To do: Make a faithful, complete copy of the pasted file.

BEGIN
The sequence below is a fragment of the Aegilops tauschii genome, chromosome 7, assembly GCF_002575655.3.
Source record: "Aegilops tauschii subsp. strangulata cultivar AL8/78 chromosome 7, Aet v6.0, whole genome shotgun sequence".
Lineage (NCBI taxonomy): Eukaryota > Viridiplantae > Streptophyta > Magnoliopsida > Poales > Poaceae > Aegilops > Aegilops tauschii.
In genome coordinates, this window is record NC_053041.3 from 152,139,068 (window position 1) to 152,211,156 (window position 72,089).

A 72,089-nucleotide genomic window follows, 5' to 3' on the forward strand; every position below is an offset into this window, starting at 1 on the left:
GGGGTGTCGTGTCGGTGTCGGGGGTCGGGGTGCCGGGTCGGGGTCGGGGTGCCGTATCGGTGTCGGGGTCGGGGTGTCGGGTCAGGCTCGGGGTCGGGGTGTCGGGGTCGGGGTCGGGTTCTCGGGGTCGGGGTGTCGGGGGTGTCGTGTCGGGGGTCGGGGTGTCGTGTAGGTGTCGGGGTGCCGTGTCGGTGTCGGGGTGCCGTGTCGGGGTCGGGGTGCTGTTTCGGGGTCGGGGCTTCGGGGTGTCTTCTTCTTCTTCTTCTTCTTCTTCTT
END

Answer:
The sequence below is a fragment of the Aegilops tauschii genome, chromosome 7, assembly GCF_002575655.3.
Source record: "Aegilops tauschii subsp. strangulata cultivar AL8/78 chromosome 7, Aet v6.0, whole genome shotgun sequence".
Lineage (NCBI taxonomy): Eukaryota > Viridiplantae > Streptophyta > Magnoliopsida > Poales > Poaceae > Aegilops > Aegilops tauschii.
In genome coordinates, this window is record NC_053041.3 from 152,139,068 (window position 1) to 152,211,156 (window position 72,089).

A 72,089-nucleotide genomic window follows, 5' to 3' on the forward strand; every position below is an offset into this window, starting at 1 on the left:
GGGGTGTCGTGTCGGTGTCGGGGGTCGGGGTGCCGGGTCGGGGTCGGGGTGCCGTATCGGTGTCGGGGTCGGGGTGTCGGGTCAGGCTCGGGGTCGGGGTGTCGGGGTCGGGGTCGGGTTCTCGGGGTCGGGGTGTCGGGGGTGTCGTGTCGGGGGTCGGGGTGTCGTGTAGGTGTCGGGGTGCCGTGTCGGTGTCGGGGTGCCGTGTCGGGGTCGGGGTGCTGTTTCGGGGTCGGGGCTTCGGGGTGTCTTCTTCTTCTTCTTCTTCTTCTTCTT